Southern Whiggery and Economic Development: The Meaning of Slavery Within a National Context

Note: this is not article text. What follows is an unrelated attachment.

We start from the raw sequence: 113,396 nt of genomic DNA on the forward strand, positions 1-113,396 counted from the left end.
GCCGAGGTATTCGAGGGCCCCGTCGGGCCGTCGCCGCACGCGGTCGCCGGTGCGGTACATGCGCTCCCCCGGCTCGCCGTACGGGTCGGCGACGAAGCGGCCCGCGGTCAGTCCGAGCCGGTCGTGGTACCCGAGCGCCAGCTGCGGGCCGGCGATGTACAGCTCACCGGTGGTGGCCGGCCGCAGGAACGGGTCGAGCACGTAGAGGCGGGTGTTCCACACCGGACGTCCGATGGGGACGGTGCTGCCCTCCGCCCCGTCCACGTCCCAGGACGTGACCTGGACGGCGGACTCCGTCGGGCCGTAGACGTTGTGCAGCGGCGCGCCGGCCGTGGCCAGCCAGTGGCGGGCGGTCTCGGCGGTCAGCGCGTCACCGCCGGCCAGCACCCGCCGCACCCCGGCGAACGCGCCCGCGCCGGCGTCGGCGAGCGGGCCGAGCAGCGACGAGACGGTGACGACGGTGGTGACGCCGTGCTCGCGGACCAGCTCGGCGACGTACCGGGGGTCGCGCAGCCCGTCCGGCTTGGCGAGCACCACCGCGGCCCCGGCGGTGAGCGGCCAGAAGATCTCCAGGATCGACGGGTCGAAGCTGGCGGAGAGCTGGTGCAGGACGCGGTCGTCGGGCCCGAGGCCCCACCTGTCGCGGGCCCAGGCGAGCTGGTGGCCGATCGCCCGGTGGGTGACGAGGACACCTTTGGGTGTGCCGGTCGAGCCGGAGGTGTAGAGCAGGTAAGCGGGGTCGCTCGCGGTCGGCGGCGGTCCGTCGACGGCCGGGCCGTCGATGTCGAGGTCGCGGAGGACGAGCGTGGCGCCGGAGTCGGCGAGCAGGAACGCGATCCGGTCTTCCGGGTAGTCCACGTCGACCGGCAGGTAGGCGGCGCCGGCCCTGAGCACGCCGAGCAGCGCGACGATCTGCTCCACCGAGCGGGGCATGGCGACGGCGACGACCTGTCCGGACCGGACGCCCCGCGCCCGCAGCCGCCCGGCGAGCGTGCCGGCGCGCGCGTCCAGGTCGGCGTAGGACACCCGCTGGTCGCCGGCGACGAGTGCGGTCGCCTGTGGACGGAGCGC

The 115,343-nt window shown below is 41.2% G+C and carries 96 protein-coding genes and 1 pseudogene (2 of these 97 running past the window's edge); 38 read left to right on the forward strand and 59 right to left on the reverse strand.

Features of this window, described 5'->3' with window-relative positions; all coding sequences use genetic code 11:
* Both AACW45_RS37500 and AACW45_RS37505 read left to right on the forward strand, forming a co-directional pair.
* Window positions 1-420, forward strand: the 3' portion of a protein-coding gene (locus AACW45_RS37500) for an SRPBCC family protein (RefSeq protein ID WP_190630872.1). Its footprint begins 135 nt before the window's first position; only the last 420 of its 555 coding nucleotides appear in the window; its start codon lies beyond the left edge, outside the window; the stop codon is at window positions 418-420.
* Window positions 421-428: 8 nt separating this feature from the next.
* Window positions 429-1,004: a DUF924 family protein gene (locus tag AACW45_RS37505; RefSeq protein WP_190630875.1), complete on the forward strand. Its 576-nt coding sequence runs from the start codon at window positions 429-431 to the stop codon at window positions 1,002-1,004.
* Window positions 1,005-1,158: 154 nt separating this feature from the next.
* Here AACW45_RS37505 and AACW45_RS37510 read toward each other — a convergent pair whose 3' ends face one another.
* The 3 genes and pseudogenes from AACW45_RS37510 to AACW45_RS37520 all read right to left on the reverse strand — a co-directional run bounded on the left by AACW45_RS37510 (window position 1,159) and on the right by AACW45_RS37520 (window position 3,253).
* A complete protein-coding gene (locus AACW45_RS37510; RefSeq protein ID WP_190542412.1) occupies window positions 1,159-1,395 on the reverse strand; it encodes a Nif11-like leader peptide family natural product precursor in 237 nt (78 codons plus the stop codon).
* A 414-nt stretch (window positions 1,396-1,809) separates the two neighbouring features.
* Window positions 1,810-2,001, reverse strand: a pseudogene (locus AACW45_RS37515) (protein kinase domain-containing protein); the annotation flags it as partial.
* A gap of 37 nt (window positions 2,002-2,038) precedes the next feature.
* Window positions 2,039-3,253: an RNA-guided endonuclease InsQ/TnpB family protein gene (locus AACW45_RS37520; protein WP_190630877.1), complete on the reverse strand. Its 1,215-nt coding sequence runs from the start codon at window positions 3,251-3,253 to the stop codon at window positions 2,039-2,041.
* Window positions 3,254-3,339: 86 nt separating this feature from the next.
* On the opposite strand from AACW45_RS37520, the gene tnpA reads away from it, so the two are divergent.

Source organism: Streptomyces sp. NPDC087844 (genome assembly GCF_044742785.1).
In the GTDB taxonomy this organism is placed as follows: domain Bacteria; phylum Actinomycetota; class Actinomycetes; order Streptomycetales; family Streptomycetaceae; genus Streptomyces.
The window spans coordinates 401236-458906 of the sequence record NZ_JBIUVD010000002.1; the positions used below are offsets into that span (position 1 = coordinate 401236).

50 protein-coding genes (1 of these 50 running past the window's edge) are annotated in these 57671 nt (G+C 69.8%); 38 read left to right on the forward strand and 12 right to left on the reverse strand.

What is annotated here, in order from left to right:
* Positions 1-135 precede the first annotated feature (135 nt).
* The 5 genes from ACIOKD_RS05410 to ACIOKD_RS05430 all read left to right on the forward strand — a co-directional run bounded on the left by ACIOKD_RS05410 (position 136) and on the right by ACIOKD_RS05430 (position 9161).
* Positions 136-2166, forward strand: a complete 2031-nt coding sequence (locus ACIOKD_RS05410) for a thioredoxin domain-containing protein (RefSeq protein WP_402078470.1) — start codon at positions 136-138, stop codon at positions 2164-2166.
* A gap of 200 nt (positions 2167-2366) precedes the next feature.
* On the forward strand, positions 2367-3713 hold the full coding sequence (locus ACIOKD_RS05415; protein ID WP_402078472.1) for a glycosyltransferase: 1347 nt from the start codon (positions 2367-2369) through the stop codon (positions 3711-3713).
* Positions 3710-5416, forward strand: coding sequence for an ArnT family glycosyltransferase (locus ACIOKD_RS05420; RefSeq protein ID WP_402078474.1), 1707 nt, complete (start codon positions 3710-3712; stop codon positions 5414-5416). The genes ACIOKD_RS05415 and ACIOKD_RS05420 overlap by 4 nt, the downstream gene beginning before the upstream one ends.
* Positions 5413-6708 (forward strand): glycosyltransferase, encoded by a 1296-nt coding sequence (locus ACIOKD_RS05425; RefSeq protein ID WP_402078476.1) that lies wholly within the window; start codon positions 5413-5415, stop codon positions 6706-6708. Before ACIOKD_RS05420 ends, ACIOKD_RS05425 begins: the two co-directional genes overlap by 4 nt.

The idea of the incompatibility of slavery with economic development resonated throughout the North. Many Southerners themselves expressed grave reservations and fears about the disruptive effects of economic development on their slave society. Ironically, the expansion of the Cotton Kingdom and the deepening of the plantation system prior to the Civil War occurred as a response to the increasing industrial activities of both Europe, particularly Britain, and the Northern United States. The discussion of economic policies in the antebellum South usually turned on the issue of slavery, and the tariff was no exception. Southern Whigs proposed several measures, beginning with the diversification of slave labor itself. They urged Southern farmers to divert slave labor from cotton cultivation to manufacturing, primarily textiles. The economic reforms advocated by Southern Whigs could hardly have been possible without an improved credit system through the reestablishment of a national bank and a proliferation of financially stable Southern state banks.